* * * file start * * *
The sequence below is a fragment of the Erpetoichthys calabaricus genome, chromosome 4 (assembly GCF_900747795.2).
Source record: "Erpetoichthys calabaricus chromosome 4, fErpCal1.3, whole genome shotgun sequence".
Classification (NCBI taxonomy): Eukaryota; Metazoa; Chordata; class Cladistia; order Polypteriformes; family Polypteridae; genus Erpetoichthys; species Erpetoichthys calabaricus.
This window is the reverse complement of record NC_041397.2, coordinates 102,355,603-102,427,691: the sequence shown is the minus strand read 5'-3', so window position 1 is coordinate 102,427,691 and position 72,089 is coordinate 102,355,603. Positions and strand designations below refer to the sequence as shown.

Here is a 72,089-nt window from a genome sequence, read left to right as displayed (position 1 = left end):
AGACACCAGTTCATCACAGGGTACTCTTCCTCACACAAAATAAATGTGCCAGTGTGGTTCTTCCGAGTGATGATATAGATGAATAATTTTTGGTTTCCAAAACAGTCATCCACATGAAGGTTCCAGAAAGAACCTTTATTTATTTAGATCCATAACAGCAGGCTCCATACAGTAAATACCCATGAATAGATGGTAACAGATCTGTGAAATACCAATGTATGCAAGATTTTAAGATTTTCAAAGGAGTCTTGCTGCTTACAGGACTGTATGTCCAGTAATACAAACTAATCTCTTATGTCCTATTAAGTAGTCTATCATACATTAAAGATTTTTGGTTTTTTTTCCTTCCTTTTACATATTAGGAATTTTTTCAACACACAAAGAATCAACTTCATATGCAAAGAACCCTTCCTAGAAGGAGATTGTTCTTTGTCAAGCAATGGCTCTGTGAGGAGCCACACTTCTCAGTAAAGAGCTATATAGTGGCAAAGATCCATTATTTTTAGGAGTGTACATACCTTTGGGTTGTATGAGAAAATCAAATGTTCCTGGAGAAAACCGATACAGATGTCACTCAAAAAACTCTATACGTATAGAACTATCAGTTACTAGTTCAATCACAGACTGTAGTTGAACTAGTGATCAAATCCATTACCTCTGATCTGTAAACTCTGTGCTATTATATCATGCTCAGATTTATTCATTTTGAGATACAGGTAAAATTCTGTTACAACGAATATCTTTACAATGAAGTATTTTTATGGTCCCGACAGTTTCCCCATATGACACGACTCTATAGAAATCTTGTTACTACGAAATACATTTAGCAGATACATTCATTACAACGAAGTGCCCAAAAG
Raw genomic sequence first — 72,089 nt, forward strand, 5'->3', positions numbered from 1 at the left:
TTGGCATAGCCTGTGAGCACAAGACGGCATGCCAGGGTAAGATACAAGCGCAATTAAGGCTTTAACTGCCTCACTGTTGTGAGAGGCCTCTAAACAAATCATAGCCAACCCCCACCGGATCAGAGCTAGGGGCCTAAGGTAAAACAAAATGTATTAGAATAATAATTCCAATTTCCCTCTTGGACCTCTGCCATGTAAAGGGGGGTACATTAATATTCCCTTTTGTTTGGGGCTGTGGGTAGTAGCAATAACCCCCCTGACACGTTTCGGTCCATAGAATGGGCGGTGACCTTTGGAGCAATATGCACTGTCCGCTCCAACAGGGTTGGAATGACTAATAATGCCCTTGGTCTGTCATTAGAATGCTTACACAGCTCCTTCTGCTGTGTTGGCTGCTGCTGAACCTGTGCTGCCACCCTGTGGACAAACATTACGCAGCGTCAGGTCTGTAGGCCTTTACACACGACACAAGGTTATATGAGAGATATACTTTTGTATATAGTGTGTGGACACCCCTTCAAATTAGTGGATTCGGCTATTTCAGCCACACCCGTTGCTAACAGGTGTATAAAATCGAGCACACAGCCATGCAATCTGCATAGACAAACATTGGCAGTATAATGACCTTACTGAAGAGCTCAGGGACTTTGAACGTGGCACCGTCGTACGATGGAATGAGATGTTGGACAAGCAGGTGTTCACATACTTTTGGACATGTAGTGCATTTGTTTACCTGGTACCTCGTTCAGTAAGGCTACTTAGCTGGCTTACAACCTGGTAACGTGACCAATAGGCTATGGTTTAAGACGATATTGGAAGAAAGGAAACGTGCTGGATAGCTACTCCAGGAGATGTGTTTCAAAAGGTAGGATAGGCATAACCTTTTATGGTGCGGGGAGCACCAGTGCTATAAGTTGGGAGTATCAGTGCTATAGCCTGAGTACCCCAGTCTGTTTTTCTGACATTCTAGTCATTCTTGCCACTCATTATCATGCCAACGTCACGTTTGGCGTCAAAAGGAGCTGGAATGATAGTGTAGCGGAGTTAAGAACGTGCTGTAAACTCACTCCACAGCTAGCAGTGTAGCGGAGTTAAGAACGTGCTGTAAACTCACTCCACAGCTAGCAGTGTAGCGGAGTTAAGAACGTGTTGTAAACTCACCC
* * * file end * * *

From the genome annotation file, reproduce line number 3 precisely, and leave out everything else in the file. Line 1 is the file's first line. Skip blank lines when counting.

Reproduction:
Classification (NCBI taxonomy): Eukaryota; Metazoa; Chordata; class Cladistia; order Polypteriformes; family Polypteridae; genus Erpetoichthys; species Erpetoichthys calabaricus.